US company Chevron Corp. plans to buy back $75 billion in shares and increase dividends after a year of record profits.
The company said in a statement on Wednesday that the share buyback program will begin on April 1 and will be three times the size of the previous authorization disclosed in early 2019. The program is roughly a quarter of the company’s market value and five times the current level of annual buybacks.
Although Chevron’s plan pales in comparison to the $89 billion Apple earmarked for buybacks last year, a White House spokesperson said: “For a company that claimed not so long ago that it was working hard to increase oil production, a $75 billion handout certainly counts.” CEOs and wealthy shareholders have a strange way of showing it. “We continue to call on oil companies to use their record profits to increase supply and reduce costs for the American people,” he said in a statement issued on Wednesday evening.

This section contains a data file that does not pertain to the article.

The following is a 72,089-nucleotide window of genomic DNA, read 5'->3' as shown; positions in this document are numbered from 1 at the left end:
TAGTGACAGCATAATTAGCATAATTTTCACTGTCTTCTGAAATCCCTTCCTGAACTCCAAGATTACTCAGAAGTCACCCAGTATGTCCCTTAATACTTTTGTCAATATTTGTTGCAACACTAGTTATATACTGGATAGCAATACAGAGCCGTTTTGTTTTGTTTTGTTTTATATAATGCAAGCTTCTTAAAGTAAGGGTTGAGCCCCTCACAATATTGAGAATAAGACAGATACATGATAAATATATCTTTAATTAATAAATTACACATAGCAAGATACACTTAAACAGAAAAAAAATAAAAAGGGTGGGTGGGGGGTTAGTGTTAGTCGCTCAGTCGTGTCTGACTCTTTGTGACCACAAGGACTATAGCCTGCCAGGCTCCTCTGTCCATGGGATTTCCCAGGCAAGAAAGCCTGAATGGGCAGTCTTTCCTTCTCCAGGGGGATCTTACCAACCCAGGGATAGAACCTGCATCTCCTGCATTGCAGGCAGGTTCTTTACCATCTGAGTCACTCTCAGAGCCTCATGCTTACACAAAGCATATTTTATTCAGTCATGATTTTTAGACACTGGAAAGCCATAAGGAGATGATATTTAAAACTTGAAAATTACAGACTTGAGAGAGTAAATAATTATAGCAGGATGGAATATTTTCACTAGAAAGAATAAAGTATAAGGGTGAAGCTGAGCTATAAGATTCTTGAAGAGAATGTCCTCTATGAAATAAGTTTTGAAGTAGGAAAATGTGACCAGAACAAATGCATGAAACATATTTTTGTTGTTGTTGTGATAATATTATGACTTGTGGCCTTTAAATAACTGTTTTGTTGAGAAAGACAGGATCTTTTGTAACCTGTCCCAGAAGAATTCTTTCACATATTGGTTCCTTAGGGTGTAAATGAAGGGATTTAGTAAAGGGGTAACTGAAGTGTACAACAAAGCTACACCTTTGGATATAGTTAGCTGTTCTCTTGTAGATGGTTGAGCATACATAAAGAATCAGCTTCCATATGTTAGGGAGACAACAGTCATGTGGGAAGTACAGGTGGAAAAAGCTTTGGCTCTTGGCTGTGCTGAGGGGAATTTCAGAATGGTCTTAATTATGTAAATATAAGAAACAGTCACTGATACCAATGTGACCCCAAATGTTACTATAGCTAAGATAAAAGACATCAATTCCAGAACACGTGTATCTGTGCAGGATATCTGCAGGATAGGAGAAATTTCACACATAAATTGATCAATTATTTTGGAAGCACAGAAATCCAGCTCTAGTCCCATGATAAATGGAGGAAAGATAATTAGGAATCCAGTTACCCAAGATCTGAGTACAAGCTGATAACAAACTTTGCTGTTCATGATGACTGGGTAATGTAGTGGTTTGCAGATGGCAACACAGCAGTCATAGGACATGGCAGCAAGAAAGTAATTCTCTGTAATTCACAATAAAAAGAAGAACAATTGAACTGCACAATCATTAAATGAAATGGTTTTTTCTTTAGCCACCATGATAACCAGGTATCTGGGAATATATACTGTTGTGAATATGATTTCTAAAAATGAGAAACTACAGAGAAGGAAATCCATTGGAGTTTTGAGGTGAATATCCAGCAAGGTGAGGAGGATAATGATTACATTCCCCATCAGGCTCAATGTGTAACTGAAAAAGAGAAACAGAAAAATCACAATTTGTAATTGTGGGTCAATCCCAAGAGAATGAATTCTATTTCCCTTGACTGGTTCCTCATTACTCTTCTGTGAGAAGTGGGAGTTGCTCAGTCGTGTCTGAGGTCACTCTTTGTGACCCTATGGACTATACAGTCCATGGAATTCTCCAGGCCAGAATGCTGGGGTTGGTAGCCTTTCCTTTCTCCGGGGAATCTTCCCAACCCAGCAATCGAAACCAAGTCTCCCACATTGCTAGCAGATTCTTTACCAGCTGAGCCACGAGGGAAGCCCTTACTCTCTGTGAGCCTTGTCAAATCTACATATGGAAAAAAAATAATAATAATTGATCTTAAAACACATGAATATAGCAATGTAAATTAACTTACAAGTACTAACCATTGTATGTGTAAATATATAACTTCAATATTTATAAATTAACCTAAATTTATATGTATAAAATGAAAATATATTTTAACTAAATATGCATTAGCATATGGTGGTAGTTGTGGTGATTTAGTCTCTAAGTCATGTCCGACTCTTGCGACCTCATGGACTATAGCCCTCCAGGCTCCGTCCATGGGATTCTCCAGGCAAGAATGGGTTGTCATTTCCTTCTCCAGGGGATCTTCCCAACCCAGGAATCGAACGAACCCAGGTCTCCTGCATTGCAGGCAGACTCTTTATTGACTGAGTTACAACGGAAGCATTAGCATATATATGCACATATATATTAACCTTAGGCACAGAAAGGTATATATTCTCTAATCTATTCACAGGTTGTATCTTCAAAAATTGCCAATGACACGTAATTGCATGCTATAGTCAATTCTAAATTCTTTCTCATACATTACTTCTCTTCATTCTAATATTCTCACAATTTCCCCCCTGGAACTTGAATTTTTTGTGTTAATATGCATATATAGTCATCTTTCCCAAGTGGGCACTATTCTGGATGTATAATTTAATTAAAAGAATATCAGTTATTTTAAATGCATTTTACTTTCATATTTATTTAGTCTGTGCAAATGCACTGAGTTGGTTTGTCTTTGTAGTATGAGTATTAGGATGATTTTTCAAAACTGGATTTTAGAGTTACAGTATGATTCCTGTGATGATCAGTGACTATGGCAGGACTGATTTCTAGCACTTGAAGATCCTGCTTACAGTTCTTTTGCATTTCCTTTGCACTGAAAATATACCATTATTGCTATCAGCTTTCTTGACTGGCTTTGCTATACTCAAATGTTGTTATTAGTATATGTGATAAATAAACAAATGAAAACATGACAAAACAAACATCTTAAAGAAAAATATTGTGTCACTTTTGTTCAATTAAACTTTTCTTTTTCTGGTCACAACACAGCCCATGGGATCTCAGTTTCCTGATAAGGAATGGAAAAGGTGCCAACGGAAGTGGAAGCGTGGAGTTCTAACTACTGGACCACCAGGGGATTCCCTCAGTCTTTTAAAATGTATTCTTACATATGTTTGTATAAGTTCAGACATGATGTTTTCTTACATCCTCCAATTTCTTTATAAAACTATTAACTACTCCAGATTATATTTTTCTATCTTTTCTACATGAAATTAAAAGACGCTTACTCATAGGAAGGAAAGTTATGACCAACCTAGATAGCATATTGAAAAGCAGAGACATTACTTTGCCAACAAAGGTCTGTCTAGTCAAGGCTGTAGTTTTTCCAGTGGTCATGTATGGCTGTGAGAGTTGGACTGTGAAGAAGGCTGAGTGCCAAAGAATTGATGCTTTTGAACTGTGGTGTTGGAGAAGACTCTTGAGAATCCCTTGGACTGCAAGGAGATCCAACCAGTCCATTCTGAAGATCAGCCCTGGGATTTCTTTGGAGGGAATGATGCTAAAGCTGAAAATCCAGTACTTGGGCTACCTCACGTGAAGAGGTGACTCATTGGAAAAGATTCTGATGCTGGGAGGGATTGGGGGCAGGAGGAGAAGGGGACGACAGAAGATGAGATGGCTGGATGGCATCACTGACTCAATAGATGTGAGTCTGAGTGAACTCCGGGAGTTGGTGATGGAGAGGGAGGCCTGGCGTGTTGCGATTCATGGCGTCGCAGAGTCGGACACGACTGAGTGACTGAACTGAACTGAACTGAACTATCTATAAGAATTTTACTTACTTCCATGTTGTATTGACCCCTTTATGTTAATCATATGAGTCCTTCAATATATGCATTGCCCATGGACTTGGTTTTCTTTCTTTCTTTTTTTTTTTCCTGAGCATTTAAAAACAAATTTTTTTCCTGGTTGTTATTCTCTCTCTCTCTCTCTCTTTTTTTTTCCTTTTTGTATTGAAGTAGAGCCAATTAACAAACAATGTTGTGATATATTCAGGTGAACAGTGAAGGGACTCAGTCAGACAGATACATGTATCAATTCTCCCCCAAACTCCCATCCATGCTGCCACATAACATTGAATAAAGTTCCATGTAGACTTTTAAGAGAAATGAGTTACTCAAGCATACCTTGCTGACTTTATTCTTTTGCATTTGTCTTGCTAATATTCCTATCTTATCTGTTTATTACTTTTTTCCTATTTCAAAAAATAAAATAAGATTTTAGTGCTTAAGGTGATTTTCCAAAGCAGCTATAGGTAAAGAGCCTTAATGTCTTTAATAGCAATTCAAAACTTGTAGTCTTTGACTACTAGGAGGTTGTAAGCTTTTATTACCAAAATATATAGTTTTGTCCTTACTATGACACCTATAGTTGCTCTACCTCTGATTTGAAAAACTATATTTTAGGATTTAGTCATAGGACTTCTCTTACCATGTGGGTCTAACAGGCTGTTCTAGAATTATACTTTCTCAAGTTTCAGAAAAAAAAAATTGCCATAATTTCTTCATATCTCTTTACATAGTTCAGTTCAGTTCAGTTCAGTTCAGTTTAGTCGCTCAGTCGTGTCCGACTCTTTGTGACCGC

The company will also pay investors $1.51 per share on March 10, up 6.3% from the previous quarter.
Chevron raised share buybacks several times last year as oil prices soared, but Chief Financial Officer Pierre Breber vowed to maintain the buyback rate even as commodity prices fell. With net debt rates currently below the company’s target range, Breber said last year, Chevron is willing to allow borrowing levels to rise to continue buying stock if necessary.
The company announced last year that capital spending for 2023 would be at the high end of the guidance range at $17 billion. Chevron is scheduled to report fourth-quarter results on January 27.